Rafael Nadal hated every minute of his 2012 Madrid Masters campaign on blue clay! The Spaniard defeated Nikolay Davydenko in the opening match before ending his run against the compatriot Fernando Verdasco. Rafa wasted a massive advantage in the decider and fell 6-3, 3-6, 7-5 after three hours and three minutes.
Verdasco trailed 5-2 in the final set before rattling off five straight games and delivering Nadal's earliest Caja Magica loss after three consecutive finals. Fernando beat Rafa for the first time after 13 straight losses, keeping his focus in the decider and earning a notable victory for a place in the quarter-final.
Verdasco took four points more than Nadal and saved nine out of 15 break chances to reduce the deficit in his games. Fernando converted seven out of ten opportunities on the return, using them nicely and crossing the finish line first.
Rafa stayed under 20 winners and counted almost 40 unforced errors, unable to find the rhythm that would carry him through. Nadal wasted three break points in the encounter's opening game and got broken at love in the next one following a double fault.
Rafael Nadal wasted a 5-2 lead in the final set against Verdasco in Madrid 2012.
Verdasco also hit a double fault in game three to lose serve and bring the rival back to the positive side. Fernando secured another break in game six and held after a marathon game to extend the advantage.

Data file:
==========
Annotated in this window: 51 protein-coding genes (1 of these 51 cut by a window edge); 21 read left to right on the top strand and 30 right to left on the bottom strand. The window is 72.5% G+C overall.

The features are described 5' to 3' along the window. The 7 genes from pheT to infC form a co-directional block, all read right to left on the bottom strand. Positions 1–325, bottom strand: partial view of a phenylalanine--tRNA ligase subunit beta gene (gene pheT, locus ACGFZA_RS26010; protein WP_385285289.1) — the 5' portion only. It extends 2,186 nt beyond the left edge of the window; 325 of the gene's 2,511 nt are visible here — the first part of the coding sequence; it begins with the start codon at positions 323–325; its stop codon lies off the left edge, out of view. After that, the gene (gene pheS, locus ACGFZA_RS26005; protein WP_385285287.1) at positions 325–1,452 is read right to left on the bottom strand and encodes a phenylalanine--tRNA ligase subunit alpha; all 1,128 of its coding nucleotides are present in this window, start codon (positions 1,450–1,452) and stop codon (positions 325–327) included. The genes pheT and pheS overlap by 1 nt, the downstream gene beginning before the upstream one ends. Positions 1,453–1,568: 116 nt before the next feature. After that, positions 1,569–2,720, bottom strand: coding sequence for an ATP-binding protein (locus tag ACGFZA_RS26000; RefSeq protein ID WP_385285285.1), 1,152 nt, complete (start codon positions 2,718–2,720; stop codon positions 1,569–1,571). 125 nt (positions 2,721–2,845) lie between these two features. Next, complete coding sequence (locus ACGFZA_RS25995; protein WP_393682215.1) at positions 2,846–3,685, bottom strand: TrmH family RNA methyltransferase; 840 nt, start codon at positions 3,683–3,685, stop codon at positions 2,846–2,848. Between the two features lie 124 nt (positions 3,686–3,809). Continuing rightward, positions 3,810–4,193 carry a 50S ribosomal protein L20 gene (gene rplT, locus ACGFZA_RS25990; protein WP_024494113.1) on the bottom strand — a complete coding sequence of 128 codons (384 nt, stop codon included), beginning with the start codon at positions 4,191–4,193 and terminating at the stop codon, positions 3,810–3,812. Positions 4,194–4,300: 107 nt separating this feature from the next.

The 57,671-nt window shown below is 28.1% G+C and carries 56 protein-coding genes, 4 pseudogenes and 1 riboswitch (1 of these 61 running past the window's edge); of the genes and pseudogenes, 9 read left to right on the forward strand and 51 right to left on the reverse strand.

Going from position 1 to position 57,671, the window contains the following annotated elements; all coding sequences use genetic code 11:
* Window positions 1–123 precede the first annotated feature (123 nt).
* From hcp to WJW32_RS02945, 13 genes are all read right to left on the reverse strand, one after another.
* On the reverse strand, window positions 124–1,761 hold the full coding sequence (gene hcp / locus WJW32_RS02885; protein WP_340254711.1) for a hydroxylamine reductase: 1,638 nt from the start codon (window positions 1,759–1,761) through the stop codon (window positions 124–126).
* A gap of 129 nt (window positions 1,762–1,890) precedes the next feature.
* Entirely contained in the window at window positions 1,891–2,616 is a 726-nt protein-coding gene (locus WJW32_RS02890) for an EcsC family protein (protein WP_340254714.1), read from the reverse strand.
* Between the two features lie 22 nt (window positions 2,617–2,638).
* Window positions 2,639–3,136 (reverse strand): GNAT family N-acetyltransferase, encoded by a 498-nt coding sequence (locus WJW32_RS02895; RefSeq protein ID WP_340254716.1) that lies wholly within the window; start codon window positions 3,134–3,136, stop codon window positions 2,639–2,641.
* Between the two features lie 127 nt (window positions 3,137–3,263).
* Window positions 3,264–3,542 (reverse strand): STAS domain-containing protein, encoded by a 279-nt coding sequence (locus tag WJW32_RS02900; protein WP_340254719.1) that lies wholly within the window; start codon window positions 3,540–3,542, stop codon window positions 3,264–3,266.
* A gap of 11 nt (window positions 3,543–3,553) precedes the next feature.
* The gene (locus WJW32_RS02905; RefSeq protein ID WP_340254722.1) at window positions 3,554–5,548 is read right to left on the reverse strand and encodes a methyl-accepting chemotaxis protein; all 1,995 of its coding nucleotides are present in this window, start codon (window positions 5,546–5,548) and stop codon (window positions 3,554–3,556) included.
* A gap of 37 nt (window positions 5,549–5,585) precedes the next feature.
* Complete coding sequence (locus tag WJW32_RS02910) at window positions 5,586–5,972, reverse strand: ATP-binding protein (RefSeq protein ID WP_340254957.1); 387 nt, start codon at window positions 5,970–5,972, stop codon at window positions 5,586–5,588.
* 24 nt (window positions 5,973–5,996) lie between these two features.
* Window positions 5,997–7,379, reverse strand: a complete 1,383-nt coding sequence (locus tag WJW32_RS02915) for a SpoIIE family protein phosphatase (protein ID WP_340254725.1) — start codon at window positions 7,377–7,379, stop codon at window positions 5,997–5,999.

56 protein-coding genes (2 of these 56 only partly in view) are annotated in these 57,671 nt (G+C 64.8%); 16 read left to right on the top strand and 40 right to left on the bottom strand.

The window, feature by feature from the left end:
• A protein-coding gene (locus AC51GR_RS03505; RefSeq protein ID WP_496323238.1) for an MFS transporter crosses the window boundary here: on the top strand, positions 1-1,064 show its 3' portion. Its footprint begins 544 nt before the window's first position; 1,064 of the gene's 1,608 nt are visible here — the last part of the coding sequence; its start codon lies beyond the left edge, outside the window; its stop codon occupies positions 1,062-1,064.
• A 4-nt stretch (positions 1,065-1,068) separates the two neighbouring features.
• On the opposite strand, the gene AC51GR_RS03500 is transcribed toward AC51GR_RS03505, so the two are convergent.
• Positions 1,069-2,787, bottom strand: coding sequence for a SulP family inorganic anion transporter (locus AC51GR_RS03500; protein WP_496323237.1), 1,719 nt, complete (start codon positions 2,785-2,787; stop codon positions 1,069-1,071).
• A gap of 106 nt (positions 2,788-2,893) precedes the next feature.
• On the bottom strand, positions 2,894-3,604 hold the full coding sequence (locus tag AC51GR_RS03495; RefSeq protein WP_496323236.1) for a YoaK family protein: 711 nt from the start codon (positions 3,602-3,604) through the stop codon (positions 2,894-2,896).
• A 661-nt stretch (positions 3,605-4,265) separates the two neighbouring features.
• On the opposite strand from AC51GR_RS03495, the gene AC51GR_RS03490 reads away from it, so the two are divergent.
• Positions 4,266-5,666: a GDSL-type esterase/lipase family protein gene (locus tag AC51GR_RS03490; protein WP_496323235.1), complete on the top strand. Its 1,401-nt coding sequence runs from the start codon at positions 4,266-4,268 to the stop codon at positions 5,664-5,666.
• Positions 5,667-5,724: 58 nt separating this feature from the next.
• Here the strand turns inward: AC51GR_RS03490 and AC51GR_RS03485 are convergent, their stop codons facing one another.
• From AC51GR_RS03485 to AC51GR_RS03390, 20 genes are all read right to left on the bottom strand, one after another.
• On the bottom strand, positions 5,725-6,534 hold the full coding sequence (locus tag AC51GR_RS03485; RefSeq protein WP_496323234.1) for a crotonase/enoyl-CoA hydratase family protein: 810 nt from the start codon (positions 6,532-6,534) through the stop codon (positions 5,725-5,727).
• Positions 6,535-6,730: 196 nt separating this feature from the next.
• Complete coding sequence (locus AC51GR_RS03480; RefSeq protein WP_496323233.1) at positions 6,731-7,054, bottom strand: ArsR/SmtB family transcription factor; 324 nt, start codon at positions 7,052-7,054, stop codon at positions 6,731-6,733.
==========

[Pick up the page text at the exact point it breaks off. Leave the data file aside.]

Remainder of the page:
Serving for the set at 5-3, Verdasco held at love with an ace to move a set away from the triumph. Raising his level, Rafa forced Fernando's error in the second set's fourth game to open a 3-1 gap before Verdasco pulled the break back in game seven.
Staying calm, Nadal scored another break in game eight and held at 15 to wrap up the set 6-3 and gain a boost. Carried by this momentum, Rafa broke Fernando at 1-1 in the final set and again at 3-1 for a massive advantage.
Verdasco pulled one break back before facing three break points at 2-4. Nadal broke him and opened a 5-2 gap, looking good to seal the deal a few minutes later. However, Fernando was ready to fight until the end. He produced breaks in games eight and ten to level the score at 5-5 and grab momentum.
Verdasco fired a service winner in game 11 and rattled off the fifth straight game with a forehand winner at 6-5 that carried him over the top and one of his finest victories.
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